Monday, September 24, 2018

How to Make Buckwheat Focaccia

Making bread at home is fairly easy. All you need is good quality yeast, flour, water and a bit of salt, at the very basic level. Once you're confident with that you can easily expand your repertoire with a few more ingredients and even with different kinds of flour. I find focaccia to be one of the easiest breads for beginner bakers like me. I've made innumerable focaccias and so far, thankfully, I've had no disasters! 

On a recent visit to the market the hubby and I picked up a packet of buckwheat flour. The plan was to use it to make pancakes in place of the regular APF pancakes I was making. 

buckwheat flour

I happened to make bread at home soon after and we immediately wondered how a focaccia with some buckwheat flour would taste. I did search on the Net but found recipes that were purely for those looking for vegan or gluten free breads. Since those required ingredients I didn't have I decided to just see what happened if I replaced a certain amount of APF with buckwheat flour in my usual focaccia recipe. As you can see in the picture above, it worked! 

Buckwheat Focaccia

2.5 cups all purpose flour
1 cup buckwheat flour
1.5 tbsp sugar
2.25 tsp instant yeast
1.5 tsp salt
1 cup tepid water
1/4 cup good quality olive oil

extra olive oil
toppings of your choice - garlic, sun dried tomatoes, olives, jalapenos, etc

In a large bowl or in the bowl of a stand mixer mix all the dry ingredients and the olive oil. Stir for a couple of minutes to mix. Use the dough hook if you're using a stand mixer. Now pour the water into the mixture in two lots, mixing well in between additions. Don't add all the water unless you need to. Mix the dough combining all the ingredients till it comes together.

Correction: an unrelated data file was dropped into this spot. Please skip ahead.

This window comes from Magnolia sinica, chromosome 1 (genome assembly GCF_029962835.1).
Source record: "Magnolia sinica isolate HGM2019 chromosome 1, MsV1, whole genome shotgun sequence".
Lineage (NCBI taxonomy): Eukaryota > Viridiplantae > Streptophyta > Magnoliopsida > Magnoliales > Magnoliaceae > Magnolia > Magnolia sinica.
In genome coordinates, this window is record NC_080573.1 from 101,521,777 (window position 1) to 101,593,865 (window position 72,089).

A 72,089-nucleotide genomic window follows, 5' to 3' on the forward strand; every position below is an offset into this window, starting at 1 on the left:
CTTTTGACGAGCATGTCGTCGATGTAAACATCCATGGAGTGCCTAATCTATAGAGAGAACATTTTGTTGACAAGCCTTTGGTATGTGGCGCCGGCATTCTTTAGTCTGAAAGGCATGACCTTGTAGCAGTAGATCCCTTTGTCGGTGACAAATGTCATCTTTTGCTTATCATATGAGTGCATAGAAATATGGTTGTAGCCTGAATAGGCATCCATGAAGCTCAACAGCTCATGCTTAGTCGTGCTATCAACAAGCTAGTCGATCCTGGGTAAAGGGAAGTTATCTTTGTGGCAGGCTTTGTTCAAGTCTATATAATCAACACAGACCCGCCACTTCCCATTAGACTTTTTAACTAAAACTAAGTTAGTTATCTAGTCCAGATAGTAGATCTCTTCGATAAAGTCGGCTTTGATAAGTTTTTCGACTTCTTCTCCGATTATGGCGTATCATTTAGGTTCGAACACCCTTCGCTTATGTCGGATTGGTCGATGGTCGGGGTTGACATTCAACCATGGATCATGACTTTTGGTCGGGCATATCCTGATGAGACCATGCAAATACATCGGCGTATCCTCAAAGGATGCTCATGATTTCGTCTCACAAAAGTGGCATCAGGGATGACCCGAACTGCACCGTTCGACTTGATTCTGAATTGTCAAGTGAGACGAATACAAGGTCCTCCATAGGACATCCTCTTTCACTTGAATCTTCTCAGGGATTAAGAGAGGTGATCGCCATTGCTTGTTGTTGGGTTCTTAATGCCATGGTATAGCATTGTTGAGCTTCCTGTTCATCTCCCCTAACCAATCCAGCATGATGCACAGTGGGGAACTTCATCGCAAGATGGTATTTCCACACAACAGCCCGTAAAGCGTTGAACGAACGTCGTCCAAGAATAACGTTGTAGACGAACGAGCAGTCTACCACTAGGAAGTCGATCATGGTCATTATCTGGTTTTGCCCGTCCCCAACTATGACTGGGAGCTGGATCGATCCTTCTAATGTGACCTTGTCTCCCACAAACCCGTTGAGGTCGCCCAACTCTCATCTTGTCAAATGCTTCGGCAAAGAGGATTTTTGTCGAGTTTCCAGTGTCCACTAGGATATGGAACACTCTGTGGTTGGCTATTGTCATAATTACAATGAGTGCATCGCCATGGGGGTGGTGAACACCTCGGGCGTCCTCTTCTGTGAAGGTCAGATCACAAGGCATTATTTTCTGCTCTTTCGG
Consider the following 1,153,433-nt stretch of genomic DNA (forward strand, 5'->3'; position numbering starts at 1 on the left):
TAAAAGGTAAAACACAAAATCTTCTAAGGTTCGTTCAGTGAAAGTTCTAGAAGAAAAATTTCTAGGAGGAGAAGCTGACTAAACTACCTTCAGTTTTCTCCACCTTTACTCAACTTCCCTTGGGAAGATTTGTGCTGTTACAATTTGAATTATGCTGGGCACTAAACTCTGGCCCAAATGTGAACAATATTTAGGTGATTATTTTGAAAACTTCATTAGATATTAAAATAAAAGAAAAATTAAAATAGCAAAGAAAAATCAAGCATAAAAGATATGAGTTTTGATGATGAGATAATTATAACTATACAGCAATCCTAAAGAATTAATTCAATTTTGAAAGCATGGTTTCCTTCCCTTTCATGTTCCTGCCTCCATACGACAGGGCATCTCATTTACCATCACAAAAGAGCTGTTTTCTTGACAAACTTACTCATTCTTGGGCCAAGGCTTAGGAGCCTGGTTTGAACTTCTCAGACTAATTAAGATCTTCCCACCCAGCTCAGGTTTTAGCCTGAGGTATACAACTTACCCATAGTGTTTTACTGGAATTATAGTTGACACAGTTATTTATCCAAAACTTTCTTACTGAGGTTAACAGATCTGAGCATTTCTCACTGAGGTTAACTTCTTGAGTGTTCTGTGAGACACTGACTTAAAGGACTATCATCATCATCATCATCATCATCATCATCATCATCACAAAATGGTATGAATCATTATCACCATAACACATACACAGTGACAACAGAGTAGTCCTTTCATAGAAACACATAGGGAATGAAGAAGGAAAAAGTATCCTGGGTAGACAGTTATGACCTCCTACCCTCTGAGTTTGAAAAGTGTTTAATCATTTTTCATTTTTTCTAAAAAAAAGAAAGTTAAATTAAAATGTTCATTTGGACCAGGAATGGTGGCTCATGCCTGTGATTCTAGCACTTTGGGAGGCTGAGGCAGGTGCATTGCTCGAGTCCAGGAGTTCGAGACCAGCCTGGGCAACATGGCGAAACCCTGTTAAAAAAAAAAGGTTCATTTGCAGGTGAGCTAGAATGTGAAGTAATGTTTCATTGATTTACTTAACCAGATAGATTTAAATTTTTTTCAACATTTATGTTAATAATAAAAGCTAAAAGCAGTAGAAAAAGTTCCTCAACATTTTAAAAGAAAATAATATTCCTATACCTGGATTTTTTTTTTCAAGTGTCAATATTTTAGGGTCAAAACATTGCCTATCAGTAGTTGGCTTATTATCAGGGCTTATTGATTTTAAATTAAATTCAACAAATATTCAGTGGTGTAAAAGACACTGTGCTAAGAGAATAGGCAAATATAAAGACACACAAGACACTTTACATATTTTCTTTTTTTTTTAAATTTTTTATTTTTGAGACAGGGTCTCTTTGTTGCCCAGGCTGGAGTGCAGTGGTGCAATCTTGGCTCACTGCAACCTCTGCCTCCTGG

If you're kneading by hand tip the dough out onto your cleaned and lightly oiled work surface and knead for a good 15 minutes till the dough comes together in a soft, slightly sticky ball. Add dry flour if the dough is too sticky but work at it steadily with a gentle hand. 

You can let your stand mixer do the kneading, it turns out just as well. Keep an eye on things and add a bit of dry flour if required. 

Once the dough is ready shape it into a neat ball and put it into a large greased (with olive oil) bowl to rise. Cover the bowl with a damp tea towel and leave it undisturbed in a warm spot till it has doubled in volume. 

Now turn out the risen dough onto your work surface and deflate it gently. Divide the dough into two and shape two loaves by gently patting the dough onto baking sheets. You can make the loaves thick or thin, as you like. Press holes into the surface of the loaf with your finger tips and poke in slivers of garlic, bits of rosemary, sun dried tomatoes or any other topping. Leave the loaves to rise for another 25-30 minutes. 

While the loaves are proofing set your oven to preheat at 200C. Once the loaves have risen properly slather generously with olive oil and bake for 15-18 minutes till done. When you tap on the loaf you should hear a firm hollow sound. The buckwheat flour will give you a darker loaf so don't go by how brown the loaf has become. 

Remove from the oven and brush with more olive oil. Let the breads cool and then slice up and serve. Enjoy the focaccia with bowls of extra virgin olive oil, balsamic vinegar, soft cream cheese, and some cold cuts, or pair it with a hearty bowl of soup. You can also make superb sandwiches with this bread. 

Making Ghee in the Microwave